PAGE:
Four years ago I asked a TAG Heuer executive how his firm was planning to deal with the impending explosion in the smartwatch market triggered by the arrival of the long-awaited Apple Watch. It was not, he told me, anything for traditional manufacturers such as TAG to be concerned about, because people who were interested in luxury watches would never be interested in ‘smart’ ones.
That particular executive no longer works at TAG Heuer. And little more than a year after our conversation, the brand launched its own luxury smartwatch in the form of the Connected Modular 45 that LVMH watch boss Jean-Claude Biver describes as ‘a watch for eternity’. Why? Because one of its main selling points addressed the fact that today’s electronic devices are quickly superseded — so the ‘head’ of the Connected Modular 45 is designed to be interchangeable with an old-fashioned, long-lived mechanical watch that can be purchased separately and fitted to the smartwatch case.
TAG has subsequently emphasised the luxury nature of its product by expanding the range to include everything from a £1,200, entry-level model to one made from white gold, paved with 589 diamonds and supplied with a Caliber 5 mechanical movement. It costs £155,000.
The jeweller Fawaz Gruosi was also quick to recognise a potential niche for an ultra-high-end smartwatch, launching a special £13,000 de Grisogono ‘haute couture’ version of the Samsung Gear S2 — paved with black and white diamonds — that could be connected with the wearer’s smartphone at a press of the bezel.
But the limited life of the technology within the watch (an S3 version hasn’t arrived) meant that just 250 were made following the 2016 launch, and those that went unsold are now being offered as conventional ‘unconnected’ watches with normal quartz movements.
Hermès, meanwhile, adopted a ‘can’t beat ’em, join ’em’ attitude and teamed up with Apple to create its luxury smartwatch. Available in several variations, the watch combines Apple’s Series 3 smart technology with a high-quality steel case and a choice of hand-stitched Hermès straps. Prices range from £1,149 to £1,399.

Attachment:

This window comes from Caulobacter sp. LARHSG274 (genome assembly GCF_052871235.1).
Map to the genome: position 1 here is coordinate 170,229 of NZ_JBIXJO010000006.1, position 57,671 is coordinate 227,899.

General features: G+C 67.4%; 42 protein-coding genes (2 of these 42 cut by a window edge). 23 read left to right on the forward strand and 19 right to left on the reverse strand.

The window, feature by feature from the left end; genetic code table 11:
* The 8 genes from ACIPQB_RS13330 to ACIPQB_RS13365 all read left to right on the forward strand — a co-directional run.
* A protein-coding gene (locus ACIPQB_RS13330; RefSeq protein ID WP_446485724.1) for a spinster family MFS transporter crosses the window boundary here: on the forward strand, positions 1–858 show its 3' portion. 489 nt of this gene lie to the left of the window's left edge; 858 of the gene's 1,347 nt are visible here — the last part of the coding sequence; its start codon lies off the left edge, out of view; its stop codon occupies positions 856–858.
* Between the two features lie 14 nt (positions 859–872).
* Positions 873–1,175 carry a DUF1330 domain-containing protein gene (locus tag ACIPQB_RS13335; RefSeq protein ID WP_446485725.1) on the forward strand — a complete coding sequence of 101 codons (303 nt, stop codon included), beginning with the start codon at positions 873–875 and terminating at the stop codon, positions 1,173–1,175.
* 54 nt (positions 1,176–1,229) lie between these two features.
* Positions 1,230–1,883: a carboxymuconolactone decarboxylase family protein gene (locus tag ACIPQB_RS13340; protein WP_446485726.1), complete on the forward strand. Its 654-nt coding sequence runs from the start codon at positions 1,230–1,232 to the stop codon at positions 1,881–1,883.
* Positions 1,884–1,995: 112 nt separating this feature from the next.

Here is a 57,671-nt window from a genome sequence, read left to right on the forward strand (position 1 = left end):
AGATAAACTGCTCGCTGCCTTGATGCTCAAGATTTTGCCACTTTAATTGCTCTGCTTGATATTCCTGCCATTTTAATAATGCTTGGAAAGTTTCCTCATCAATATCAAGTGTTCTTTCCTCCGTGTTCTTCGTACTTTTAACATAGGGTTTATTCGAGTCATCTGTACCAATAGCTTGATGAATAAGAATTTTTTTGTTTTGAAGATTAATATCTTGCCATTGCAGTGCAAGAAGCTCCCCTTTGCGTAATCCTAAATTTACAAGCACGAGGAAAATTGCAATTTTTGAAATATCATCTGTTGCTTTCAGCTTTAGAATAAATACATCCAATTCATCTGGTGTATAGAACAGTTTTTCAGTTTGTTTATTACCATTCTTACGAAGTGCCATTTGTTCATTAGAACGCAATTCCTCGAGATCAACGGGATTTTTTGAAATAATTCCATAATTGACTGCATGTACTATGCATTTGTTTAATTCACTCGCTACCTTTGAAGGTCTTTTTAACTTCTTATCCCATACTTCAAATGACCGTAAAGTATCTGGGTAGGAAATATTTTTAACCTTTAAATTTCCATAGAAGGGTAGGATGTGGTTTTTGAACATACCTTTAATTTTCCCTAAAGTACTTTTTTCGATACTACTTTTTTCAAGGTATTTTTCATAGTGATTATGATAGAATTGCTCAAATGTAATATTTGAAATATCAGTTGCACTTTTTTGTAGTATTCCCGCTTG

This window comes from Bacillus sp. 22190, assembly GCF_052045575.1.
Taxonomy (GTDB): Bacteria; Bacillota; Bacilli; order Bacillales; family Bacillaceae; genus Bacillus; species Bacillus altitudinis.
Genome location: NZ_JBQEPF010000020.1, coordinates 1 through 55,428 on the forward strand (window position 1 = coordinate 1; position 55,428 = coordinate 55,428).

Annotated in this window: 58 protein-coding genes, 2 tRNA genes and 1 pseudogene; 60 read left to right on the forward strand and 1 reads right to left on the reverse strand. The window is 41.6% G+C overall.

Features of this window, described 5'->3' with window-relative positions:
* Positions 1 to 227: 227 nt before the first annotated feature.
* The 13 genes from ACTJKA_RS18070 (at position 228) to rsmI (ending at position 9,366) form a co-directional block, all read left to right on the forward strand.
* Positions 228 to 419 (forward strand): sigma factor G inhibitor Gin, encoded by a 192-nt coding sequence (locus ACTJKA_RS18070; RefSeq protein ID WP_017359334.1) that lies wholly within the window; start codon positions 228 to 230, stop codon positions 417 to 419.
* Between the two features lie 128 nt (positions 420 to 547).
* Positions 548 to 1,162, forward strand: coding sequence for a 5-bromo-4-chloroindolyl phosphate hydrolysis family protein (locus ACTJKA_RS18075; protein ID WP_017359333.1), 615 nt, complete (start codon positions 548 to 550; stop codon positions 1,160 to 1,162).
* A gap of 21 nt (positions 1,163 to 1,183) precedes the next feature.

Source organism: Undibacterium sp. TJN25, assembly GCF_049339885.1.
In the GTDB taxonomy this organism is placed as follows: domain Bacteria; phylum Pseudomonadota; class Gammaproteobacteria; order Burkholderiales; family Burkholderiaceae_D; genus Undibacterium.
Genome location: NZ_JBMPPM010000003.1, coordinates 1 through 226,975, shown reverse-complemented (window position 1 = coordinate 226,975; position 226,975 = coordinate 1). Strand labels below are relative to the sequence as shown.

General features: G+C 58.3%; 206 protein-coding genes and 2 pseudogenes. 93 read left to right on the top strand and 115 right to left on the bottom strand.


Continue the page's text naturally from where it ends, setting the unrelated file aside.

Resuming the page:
That other luxury luggage maker, Louis Vuitton, has also incorporated smartwatch technology into one of its existing designs to create a new version of its Tambour Horizon that can be supplied ready-equipped with LV’s celebrated City Guides, meaning that the watch can be used to download information about popular locations around the world. Other available functions include a regatta timer and, for some countries, contactless payments. More than a dozen dial designs are available, with prices ranging from £1,735 to £2,140.
Montblanc, best known for its pens and leather goods, entered the smartwatch game four years ago, initially with the offer of a ‘connected’ strap device. Now it offers an interesting combination of modern technology and traditional looks in the form of its Summit smartwatch that looks like a wartime, single-button chronograph.
Inside lurks an Android Wear 2.0 operating system — compatible with both Android and iPhone technology — a Qualcomm Snapdragon 2100 processor and a high-resolution AMOLED display with multi-touch recognition. Featuring popular functions such as navigation, voice translation, multiple time zones and a fitness tracker, the watch starts at a reasonable £795 and can be customised with a range of optional straps.
Breitling — undergoing a major shake-up at the hands of its new CEO, former IWC boss Georges Kern — chose last month’s Baselworld watch show to pull the wraps off its first ‘connected’ chronograph in the form of the Exospace B55 Yachting that combines the brand’s ultra-accurate ‘Superquartz’ movement with a low-energy Bluetooth system that can enable data transfer, including regatta times, to a smartphone. Water resistant to 100 metres and corrosion resistant, thanks to a 46mm case made from titanium, the watch can be bought from £5,810 with either a matching titanium bracelet or a blue rubber strap.
Perhaps the most interesting new ‘connected’ watch to emerge from Baselworld, however, came from the Frédérique Constant brand, which broke new ground in the sector three years ago with the introduction of its so-called Horological Smartwatch that combined high-tech with a quartz-powered analogue display. Featuring a 42mm steel case, its crown is used to toggle between smartwatch functions, with the data being displayed on a sub-dial at the six o’clock position. Now the brand — which was bought by Japanese electronics giant Citizen in 2016 — has taken the concept of blending classical watchmaking with wireless connectivity a step further with its Hybrid Manufacture 3.0 watch (from £2,800)which features an automatic, mechanical watch movement into which is integrated a bespoke electronic module to provide smartwatch functions.
What’s really unusual about Frédérique Constant’s creation, however, is its third function (hence the ‘3.0’ in the title). Built into the smartwatch module is an algorithm called Calibre Analytics that enables the electronic module to monitor the performance and accuracy of the mechanical movement and communicate it to the wearer’s phone. It’s certainly smart — but doesn’t it also beg the question: why?